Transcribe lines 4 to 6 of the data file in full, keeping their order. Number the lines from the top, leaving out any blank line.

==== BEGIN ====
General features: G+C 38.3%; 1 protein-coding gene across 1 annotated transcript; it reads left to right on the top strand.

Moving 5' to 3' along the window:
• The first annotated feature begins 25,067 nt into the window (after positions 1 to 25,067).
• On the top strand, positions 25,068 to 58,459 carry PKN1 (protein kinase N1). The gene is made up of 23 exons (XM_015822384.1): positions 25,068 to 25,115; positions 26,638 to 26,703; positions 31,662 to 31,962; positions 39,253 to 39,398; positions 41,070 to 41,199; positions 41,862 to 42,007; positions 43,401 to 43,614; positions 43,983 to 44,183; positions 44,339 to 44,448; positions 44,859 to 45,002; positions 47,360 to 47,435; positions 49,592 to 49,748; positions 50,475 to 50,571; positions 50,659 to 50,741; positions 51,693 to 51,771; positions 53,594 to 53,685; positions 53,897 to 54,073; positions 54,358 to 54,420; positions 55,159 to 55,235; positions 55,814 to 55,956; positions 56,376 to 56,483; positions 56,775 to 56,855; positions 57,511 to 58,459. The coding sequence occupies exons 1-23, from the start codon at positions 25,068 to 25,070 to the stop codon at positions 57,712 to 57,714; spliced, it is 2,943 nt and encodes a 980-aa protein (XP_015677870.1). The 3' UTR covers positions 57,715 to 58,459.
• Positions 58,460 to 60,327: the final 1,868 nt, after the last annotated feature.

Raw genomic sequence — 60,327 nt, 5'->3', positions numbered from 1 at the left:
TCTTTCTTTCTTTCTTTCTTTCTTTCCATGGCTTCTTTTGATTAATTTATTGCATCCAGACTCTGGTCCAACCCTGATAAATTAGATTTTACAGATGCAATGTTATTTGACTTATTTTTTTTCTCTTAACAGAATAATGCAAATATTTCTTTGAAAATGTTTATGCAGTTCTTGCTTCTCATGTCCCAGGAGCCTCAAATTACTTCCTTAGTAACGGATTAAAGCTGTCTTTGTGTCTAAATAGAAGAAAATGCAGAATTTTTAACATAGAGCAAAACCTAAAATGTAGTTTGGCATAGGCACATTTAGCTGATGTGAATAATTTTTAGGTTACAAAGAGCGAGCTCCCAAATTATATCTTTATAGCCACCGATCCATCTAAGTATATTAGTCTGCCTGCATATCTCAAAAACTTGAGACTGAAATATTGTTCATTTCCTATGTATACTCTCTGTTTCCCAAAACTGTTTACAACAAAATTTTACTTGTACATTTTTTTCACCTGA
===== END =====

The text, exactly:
• On the top strand, positions 25,068 to 58,459 carry PKN1 (protein kinase N1). The gene is made up of 23 exons (XM_015822384.1): positions 25,068 to 25,115; positions 26,638 to 26,703; positions 31,662 to 31,962; positions 39,253 to 39,398; positions 41,070 to 41,199; positions 41,862 to 42,007; positions 43,401 to 43,614; positions 43,983 to 44,183; positions 44,339 to 44,448; positions 44,859 to 45,002; positions 47,360 to 47,435; positions 49,592 to 49,748; positions 50,475 to 50,571; positions 50,659 to 50,741; positions 51,693 to 51,771; positions 53,594 to 53,685; positions 53,897 to 54,073; positions 54,358 to 54,420; positions 55,159 to 55,235; positions 55,814 to 55,956; positions 56,376 to 56,483; positions 56,775 to 56,855; positions 57,511 to 58,459. The coding sequence occupies exons 1-23, from the start codon at positions 25,068 to 25,070 to the stop codon at positions 57,712 to 57,714; spliced, it is 2,943 nt and encodes a 980-aa protein (XP_015677870.1). The 3' UTR covers positions 57,715 to 58,459.
• Positions 58,460 to 60,327: the final 1,868 nt, after the last annotated feature.

Raw genomic sequence — 60,327 nt, 5'->3', positions numbered from 1 at the left: